Fig. 2. Prewarming minimizes redistribution hypothermia. During the preinduction period (−120 to 0 min), volunteers were either actively warmed or passively cooled (no warming). At induction of anesthesia (time = 0 min), active warming was discontinued, and volunteers were exposed to the ambient environment. Initial tympanic membrane temperatures (TM) were similar before each preinduction treatment. During the 60 min after induction of anesthesia, core temperature decreased less when volunteers were prewarmed (ΔT =−1.1 ± 0.3°C) compared with when the same volunteers were not warmed (ΔT =−1.9 ± 0.3°C). These data indicate that redistribution hypothermia can be prevented by actively warming peripheral tissues before induction of anesthesia. Data are presented as mean ± SD. (Reprinted with permission. 83)

Fig. 2. Prewarming minimizes redistribution hypothermia. During the preinduction period (−120 to 0 min), volunteers were either actively warmed or passively cooled (no warming). At induction of anesthesia (time = 0 min), active warming was discontinued, and volunteers were exposed to the ambient environment. Initial tympanic membrane temperatures (TM) were similar before each preinduction treatment. During the 60 min after induction of anesthesia, core temperature decreased less when volunteers were prewarmed (ΔT =−1.1 ± 0.3°C) compared with when the same volunteers were not warmed (ΔT =−1.9 ± 0.3°C). These data indicate that redistribution hypothermia can be prevented by actively warming peripheral tissues before induction of anesthesia. Data are presented as mean ± SD. (Reprinted with permission. 83)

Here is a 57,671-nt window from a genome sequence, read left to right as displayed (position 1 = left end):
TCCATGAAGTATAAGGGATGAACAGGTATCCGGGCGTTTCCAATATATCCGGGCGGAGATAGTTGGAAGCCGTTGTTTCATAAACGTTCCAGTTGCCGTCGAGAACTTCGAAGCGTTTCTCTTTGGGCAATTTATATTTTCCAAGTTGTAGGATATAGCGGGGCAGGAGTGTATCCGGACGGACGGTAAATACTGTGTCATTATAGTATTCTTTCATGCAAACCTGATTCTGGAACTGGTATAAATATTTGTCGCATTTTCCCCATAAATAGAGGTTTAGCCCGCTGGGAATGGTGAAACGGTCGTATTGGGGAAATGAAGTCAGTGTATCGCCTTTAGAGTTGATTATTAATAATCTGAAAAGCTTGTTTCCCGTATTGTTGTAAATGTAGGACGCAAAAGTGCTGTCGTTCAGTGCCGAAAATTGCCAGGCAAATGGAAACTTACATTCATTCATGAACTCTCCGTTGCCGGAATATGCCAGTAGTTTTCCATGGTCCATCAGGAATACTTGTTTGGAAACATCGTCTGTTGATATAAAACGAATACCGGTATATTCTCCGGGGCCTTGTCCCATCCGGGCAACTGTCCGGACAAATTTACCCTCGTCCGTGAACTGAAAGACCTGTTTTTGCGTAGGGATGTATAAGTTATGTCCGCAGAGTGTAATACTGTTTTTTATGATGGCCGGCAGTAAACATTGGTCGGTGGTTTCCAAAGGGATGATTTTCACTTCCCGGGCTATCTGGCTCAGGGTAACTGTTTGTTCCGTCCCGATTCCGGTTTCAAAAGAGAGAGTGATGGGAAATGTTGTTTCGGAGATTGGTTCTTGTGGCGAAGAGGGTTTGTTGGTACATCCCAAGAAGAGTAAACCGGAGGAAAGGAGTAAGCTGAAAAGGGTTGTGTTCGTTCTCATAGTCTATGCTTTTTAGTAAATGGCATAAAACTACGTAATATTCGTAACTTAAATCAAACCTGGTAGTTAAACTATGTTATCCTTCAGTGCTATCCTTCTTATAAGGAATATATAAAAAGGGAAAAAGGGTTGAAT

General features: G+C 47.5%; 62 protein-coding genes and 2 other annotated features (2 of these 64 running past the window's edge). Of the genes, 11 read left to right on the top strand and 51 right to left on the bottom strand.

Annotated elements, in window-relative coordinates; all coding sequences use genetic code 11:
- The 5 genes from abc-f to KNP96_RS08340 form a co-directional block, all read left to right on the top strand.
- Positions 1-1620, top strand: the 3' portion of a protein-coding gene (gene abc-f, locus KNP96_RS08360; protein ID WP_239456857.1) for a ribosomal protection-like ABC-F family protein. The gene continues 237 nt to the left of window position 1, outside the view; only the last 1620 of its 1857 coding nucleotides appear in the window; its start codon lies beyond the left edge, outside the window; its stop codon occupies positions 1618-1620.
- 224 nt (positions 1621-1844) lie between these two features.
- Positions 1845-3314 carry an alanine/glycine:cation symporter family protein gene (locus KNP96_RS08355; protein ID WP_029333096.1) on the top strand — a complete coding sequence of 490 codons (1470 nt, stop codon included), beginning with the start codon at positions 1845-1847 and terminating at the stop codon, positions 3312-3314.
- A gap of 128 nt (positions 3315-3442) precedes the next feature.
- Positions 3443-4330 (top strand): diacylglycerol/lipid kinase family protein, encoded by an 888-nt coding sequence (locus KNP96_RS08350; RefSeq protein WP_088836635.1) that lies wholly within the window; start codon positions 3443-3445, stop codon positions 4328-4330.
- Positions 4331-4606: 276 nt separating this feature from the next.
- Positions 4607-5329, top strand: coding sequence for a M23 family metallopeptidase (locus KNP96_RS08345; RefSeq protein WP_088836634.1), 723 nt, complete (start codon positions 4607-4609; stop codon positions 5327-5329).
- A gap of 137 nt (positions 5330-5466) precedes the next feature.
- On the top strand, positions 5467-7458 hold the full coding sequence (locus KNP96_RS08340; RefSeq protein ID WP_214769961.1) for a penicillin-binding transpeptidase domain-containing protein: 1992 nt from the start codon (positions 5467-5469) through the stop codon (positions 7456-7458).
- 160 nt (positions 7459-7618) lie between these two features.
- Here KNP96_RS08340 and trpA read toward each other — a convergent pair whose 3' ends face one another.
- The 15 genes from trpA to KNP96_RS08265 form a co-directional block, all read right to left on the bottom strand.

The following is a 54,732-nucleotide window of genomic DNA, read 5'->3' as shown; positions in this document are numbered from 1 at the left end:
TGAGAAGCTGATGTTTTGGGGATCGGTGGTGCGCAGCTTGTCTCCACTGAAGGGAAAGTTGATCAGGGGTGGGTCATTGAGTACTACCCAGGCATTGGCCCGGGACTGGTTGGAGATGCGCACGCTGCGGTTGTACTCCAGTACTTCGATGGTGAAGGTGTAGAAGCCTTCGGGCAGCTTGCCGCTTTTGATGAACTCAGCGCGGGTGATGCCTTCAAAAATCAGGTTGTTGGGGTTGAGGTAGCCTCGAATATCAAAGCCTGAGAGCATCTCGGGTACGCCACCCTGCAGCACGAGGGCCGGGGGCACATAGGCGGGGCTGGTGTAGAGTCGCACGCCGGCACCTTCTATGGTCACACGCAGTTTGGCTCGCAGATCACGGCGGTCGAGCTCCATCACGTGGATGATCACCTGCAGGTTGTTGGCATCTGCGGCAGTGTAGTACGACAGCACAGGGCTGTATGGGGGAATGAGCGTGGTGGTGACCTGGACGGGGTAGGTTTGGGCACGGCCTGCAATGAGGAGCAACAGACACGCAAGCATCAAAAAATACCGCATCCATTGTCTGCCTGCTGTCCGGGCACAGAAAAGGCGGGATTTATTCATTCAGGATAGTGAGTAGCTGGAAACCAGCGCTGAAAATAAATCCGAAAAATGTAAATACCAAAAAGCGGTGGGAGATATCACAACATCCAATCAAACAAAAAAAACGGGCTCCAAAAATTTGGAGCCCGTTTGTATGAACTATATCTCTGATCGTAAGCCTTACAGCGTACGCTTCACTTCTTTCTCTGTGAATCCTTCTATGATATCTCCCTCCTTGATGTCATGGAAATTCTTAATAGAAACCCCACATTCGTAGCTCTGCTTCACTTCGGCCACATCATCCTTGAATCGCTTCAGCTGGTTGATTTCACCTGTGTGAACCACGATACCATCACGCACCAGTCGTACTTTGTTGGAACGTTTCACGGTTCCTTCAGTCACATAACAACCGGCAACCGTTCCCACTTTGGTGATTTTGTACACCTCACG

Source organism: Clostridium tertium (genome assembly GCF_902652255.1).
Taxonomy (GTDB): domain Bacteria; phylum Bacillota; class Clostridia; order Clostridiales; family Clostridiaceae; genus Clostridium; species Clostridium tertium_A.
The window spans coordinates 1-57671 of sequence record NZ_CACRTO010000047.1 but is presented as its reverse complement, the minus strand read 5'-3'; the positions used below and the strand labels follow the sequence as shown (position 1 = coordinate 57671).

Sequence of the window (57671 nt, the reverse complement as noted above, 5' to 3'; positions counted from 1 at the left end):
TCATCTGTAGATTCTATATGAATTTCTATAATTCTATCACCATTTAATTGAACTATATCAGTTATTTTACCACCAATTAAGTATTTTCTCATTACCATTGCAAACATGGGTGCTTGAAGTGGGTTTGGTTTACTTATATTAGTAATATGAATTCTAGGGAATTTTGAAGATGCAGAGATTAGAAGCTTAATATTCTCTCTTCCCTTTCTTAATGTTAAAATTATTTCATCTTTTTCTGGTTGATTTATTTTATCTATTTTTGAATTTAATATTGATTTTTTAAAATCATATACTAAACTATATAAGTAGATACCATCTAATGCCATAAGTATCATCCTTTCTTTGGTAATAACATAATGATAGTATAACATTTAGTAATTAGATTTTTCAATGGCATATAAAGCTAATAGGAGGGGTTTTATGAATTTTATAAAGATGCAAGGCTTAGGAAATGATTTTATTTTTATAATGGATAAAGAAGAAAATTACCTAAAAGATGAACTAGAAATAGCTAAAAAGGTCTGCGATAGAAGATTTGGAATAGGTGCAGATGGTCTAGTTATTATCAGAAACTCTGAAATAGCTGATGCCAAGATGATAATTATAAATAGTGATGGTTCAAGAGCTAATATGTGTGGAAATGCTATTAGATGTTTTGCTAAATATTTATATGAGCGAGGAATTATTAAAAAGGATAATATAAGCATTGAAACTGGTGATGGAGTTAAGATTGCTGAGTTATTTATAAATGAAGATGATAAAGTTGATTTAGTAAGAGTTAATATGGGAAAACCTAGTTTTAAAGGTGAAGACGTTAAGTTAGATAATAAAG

Close modal

Prewarming can be incorporated into the clinical routine without excessive difficulty. The general strategy is to start active cutaneous warming system as soon as patients are admitted to the presurgical holding area. Warming is then continued until patients are transferred to the operating room. One advantage of this approach is that patients are kept comfortably warm and do not remember the operating room as being distressingly cold. An additional advantage is that warming induces vasodilation, which facilitates insertion of intravenous and radial arterial catheters.

Pharmacologic Vasodilation.